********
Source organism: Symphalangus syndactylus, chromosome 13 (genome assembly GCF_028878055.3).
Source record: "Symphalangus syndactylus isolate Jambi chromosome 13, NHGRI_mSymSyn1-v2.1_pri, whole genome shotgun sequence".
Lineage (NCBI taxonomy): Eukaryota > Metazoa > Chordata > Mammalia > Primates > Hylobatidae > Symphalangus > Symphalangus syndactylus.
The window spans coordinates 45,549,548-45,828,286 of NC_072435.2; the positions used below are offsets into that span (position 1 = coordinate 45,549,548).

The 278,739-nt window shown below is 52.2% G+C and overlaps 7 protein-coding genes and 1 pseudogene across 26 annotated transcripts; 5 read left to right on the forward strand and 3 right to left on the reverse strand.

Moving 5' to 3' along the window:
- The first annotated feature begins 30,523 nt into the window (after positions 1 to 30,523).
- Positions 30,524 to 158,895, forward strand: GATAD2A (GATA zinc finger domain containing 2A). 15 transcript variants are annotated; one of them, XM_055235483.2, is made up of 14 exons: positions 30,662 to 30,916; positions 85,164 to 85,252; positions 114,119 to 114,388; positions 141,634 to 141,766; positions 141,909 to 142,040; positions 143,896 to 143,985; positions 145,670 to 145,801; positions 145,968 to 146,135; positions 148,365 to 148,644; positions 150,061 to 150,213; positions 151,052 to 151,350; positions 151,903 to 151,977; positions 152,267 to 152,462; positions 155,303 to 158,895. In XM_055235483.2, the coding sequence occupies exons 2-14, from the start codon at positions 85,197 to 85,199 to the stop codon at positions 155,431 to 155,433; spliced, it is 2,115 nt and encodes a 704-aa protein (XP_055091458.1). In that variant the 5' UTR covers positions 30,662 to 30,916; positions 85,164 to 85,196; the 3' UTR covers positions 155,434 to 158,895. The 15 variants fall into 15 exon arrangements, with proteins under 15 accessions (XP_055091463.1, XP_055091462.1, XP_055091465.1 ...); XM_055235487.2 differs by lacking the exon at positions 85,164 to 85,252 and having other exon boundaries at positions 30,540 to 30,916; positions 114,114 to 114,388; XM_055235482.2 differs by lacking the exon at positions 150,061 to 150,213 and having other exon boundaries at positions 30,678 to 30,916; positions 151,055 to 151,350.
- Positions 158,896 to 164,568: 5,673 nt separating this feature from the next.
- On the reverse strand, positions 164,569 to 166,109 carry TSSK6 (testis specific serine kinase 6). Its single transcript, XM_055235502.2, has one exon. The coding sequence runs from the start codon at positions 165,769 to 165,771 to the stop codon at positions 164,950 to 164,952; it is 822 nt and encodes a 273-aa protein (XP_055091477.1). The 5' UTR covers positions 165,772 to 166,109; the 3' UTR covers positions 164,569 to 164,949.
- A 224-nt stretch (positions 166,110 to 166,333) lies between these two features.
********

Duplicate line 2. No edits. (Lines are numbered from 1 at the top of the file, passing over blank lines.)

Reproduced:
Source record: "Symphalangus syndactylus isolate Jambi chromosome 13, NHGRI_mSymSyn1-v2.1_pri, whole genome shotgun sequence".